Every summer as a teenager, I worked for a family business in my small hometown in upstate New York. I would work the morning shift at the ice cream stand and then walk next door to Danny’s restaurant, owned by the same family, to bus tables at night. I was motivated—I wanted to earn enough money to pay for my living expenses and books during college. But that experience did more for me then help me earn money for college. I also learned an important lesson that has helped me in every job I have ever had since then and has contributed to multiple promotions.
One of the owners, Vinny, often repeated a saying to the staff that has stuck with me: “If you can lean, you can clean.” I’ll admit that as a teenager, this off-handed comment sounded a bit like micromanaging at first—what was the harm in taking a little break once in a while?—but I realized that working hard and putting in extra effort had its rewards. I was quickly given more responsibility at the ice cream stand and allowed to open and close the shifts on my own.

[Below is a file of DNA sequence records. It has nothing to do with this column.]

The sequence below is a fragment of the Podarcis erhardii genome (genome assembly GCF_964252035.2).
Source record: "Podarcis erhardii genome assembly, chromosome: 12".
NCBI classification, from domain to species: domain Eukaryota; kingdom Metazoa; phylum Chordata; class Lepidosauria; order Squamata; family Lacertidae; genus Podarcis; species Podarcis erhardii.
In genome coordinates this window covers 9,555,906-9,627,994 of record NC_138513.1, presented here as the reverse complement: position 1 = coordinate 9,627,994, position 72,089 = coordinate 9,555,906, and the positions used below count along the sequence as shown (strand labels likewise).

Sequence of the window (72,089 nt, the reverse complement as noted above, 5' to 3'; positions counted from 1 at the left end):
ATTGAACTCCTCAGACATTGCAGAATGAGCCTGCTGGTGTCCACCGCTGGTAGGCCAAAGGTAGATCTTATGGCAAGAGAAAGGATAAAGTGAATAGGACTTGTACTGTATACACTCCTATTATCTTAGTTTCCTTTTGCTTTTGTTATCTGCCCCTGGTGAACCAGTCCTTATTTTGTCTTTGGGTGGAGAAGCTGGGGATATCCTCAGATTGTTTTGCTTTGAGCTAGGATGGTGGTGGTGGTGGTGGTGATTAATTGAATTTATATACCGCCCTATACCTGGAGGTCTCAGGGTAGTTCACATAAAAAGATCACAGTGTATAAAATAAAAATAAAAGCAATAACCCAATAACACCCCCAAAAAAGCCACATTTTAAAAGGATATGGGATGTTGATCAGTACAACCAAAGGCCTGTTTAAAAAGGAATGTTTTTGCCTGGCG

In my early 20s, I left upstate New York to move to my now-home state of Maryland and took the principle of “If you can lean, you can clean” with me. I realized that becoming indispensable to my bosses had its rewards in the corporate world as well. Being proactive by offering to take on additional work and taking tasks off my manager’s plate built trust, respect and accolades—because, in a nutshell, I put in the effort to make my boss’s job easier.
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